As I indicated in my last post, I think I do a lot of learning informally in my daily activities. I recently had an unsatisfactory interaction with a sales rep for a home repair company–my house got hammered with hail almost a year ago and with all the damage in the neighborhood, it’s been tough just getting a vendor’s attention. Anyway the upshot of the encounter was “I’ll never deal with that vendor again.”; i.e., I learned something. I recently sewed a button on a pair of shorts where the thread had come unraveled. Apparently I sewed it a little too tight because before long the button itself disintegrated around the thread holes. Note to self: go easier next time. Some time ago I had begun to play “by ear” on the keyboard a number of songs I learned over the years. All of these are examples of learning. None involved teachers or experts; none were driven by anything more than just my daily encounters. I believe I do a lot of learning that way.
Yet when I think of learning, I immediately think of school and teachers, our educational system. It’s major goal is to help us to learn to become productive members of society. That starts with cognitive symbol manipulation: reading, writing and arithmetic. This is something we are less likely to learn on our own; in any event, it is easier to learn from someone who has already mastered it, not to mention that the symbols are a means of shared communication so that just making up our own generally wouldn’t have the same effect. For much of human history, parents served as teachers for this learning. But then we invented factories with assembly lines which proved to be very effective for producing goods efficiently. And the factories required an educated workforce as well as consumer population. So we applied that approach to cognitive learning. And thus the classroom became entrenched. But not all students start at the same place, move at the same pace, or want to go to the same destination; i.e., they are not interchangeable factory widgets. That’s okay; we can just teach to the “average learner” and handle outliers in the interstices. The economic benefits are enormous: one teacher, with maybe a helper or two, can handle a class of 30 or more students. So the paradigm shifted from learning to instruction, from satisfying our natural curiosity or improving daily encounters to responding to what someone else determined we needed to learn.
Now again I am not arguing that schooling is bad, although Neil Postman, a writer who taught at Columbia University, appears to have in Teaching as a Subversive Activity: “Now, what is it that students do in the classroom? Well, mostly, they sit and listen to the teacher. Mostly they are required to believe in authorities, or at least pretend to such belief when they take tests. Mostly they are required to remember. They are almost never required to make observations, formulate definitions, or perform any intellectual operations that go beyond repeating what someone else says is true. They are rarely encouraged to ask substantive questions, although they are permitted to ask about administrative and technical details (How long should the paper be? Does spelling count? When is the assignment due?) It is practically unheard of for students to play any role in determining what problems are worth studying or what procedures of inquiry ought to be used. Examine the types of questions teachers ask in classrooms, and you will find that most of them are what might technically be called ‘convergent questions’, but which might more simply be called ‘Guess what I’m thinking’ questions.”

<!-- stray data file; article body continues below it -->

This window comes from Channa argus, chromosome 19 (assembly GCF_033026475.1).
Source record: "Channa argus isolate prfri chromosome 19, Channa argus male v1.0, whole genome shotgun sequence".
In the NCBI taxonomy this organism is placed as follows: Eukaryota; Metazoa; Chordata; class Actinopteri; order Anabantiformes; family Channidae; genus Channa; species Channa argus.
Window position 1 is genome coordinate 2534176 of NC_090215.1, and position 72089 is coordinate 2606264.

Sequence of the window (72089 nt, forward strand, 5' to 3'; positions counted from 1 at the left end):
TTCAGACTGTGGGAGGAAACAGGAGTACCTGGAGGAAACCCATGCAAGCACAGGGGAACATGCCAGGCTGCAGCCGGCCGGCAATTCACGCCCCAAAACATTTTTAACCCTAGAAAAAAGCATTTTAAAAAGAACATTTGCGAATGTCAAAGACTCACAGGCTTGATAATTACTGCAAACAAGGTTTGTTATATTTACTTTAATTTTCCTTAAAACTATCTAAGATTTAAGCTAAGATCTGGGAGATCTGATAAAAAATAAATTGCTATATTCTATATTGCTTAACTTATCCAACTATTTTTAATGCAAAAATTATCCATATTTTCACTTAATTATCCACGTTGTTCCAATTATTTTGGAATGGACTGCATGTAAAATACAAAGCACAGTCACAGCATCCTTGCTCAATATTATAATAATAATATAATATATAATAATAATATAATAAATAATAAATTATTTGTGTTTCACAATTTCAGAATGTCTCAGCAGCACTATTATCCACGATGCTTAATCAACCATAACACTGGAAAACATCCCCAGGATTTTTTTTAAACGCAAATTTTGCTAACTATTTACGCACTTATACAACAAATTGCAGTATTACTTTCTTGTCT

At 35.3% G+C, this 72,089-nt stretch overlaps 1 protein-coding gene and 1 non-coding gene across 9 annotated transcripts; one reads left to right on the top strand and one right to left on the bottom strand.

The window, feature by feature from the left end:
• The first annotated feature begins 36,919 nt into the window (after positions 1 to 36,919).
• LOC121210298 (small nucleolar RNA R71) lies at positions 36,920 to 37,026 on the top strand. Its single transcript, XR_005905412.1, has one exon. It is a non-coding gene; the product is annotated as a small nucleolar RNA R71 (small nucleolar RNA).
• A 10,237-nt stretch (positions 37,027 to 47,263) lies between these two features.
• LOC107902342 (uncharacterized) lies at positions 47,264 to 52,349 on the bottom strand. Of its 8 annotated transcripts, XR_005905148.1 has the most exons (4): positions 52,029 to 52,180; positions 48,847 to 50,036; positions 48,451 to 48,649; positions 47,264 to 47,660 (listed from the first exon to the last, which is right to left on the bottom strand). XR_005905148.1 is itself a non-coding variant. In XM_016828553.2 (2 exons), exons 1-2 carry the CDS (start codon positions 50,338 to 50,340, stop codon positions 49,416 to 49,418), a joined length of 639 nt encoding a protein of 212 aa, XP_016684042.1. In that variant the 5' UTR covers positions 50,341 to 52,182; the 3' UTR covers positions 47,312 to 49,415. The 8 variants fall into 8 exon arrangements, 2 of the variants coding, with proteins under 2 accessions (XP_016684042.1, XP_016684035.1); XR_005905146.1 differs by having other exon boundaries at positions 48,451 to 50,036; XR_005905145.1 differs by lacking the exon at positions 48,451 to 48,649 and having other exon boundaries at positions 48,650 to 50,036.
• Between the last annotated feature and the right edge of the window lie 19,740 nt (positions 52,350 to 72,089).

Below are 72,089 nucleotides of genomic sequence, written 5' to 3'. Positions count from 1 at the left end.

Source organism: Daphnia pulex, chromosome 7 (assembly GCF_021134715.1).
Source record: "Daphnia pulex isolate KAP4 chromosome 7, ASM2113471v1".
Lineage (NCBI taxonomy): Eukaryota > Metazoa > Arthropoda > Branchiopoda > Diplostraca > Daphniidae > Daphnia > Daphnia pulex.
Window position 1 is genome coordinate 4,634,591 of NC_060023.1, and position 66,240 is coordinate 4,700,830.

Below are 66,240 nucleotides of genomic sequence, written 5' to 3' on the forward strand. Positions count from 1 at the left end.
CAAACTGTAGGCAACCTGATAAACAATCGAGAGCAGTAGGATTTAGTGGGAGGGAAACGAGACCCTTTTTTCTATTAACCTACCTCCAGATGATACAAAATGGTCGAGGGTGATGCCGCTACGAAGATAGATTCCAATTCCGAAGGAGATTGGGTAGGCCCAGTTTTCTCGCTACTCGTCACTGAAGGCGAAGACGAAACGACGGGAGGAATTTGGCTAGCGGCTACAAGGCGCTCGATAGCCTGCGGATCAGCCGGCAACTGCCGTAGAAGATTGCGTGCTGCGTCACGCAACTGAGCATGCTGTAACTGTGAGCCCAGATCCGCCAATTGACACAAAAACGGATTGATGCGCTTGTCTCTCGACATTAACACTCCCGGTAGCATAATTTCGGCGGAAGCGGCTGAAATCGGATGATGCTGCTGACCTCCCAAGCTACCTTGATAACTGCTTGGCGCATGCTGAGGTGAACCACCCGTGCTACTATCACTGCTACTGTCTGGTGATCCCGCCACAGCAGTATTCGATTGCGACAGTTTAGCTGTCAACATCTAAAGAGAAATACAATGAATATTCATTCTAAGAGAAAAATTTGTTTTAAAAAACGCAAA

That caught my eye when I first started teaching because I thought it fairly accurately reflected how I remembered my time in school. Equating learning with formal schooling, I was eager to complete my PhD and be done with learning. Then I quickly discovered on my first job that my PhD training didn’t teach me everything I needed to know. We were asked to draft an “operations plan”. I didn’t do much formal planning in college or graduate school. My colleagues were familiar with engineering plans which had been honed to a fine art in the industry. But no one knew what an operations plan looked like. Operations meant doing, not planning. We spun our wheels for many weeks until one day I just sat down and drafted what I thought one might look like. There was not textbook to consult, no experts on the topic, I just plain made it all up. It wasn’t really very good but it was enough to get us started and together the team then crafted what turned out to be a very valuable guide for introducing computers into company operations. We learned what would work by carefully analyzing, experimenting, developing ideas, persuading, and assessing results. Learning was not only required, it was exciting! I resolved to reconsider my perspective on learning.
So what about you? What do you think of when you hear the word “learning”? How do you remember your days in school? Would you agree with Postman’s characterization? Are you still learning? In what ways? Do you still have interest in learning?